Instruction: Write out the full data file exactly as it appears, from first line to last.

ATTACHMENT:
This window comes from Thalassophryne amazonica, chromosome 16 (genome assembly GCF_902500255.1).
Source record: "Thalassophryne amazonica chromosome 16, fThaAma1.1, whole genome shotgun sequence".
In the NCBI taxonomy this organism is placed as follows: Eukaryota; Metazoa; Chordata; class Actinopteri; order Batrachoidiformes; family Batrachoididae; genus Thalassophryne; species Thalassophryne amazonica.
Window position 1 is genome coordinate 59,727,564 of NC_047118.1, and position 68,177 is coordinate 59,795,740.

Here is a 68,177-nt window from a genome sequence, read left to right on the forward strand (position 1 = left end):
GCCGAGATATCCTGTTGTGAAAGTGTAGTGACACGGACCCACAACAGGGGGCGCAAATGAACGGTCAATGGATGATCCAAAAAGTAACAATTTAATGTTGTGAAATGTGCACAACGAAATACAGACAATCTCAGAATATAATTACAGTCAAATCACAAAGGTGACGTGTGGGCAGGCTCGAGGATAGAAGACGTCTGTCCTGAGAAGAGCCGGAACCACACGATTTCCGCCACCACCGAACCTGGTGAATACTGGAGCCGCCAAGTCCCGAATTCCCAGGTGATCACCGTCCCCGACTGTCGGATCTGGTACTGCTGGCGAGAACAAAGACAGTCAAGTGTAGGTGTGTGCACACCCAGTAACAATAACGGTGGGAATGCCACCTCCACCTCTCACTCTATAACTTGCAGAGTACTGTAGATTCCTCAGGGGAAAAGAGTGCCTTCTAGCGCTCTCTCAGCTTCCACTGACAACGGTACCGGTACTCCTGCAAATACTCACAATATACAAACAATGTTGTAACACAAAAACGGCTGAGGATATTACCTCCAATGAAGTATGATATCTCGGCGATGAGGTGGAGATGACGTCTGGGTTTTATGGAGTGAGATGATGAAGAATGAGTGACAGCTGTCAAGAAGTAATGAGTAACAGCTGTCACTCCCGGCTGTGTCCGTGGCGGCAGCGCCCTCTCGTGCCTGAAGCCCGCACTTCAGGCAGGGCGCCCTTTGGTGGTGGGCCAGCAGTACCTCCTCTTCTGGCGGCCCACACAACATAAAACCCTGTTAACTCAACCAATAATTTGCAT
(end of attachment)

This window comes from Thalassophryne amazonica, chromosome 16 (genome assembly GCF_902500255.1).
Source record: "Thalassophryne amazonica chromosome 16, fThaAma1.1, whole genome shotgun sequence".
In the NCBI taxonomy this organism is placed as follows: Eukaryota; Metazoa; Chordata; class Actinopteri; order Batrachoidiformes; family Batrachoididae; genus Thalassophryne; species Thalassophryne amazonica.
Window position 1 is genome coordinate 59,727,564 of NC_047118.1, and position 68,177 is coordinate 59,795,740.

Here is a 68,177-nt window from a genome sequence, read left to right on the forward strand (position 1 = left end):
GCCGAGATATCCTGTTGTGAAAGTGTAGTGACACGGACCCACAACAGGGGGCGCAAATGAACGGTCAATGGATGATCCAAAAAGTAACAATTTAATGTTGTGAAATGTGCACAACGAAATACAGACAATCTCAGAATATAATTACAGTCAAATCACAAAGGTGACGTGTGGGCAGGCTCGAGGATAGAAGACGTCTGTCCTGAGAAGAGCCGGAACCACACGATTTCCGCCACCACCGAACCTGGTGAATACTGGAGCCGCCAAGTCCCGAATTCCCAGGTGATCACCGTCCCCGACTGTCGGATCTGGTACTGCTGGCGAGAACAAAGACAGTCAAGTGTAGGTGTGTGCACACCCAGTAACAATAACGGTGGGAATGCCACCTCCACCTCTCACTCTATAACTTGCAGAGTACTGTAGATTCCTCAGGGGAAAAGAGTGCCTTCTAGCGCTCTCTCAGCTTCCACTGACAACGGTACCGGTACTCCTGCAAATACTCACAATATACAAACAATGTTGTAACACAAAAACGGCTGAGGATATTACCTCCAATGAAGTATGATATCTCGGCGATGAGGTGGAGATGACGTCTGGGTTTTATGGAGTGAGATGATGAAGAATGAGTGACAGCTGTCAAGAAGTAATGAGTAACAGCTGTCACTCCCGGCTGTGTCCGTGGCGGCAGCGCCCTCTCGTGCCTGAAGCCCGCACTTCAGGCAGGGCGCCCTTTGGTGGTGGGCCAGCAGTACCTCCTCTTCTGGCGGCCCACACAACATAAAACCCTGTTAACTCAACCAATAATTTGCAT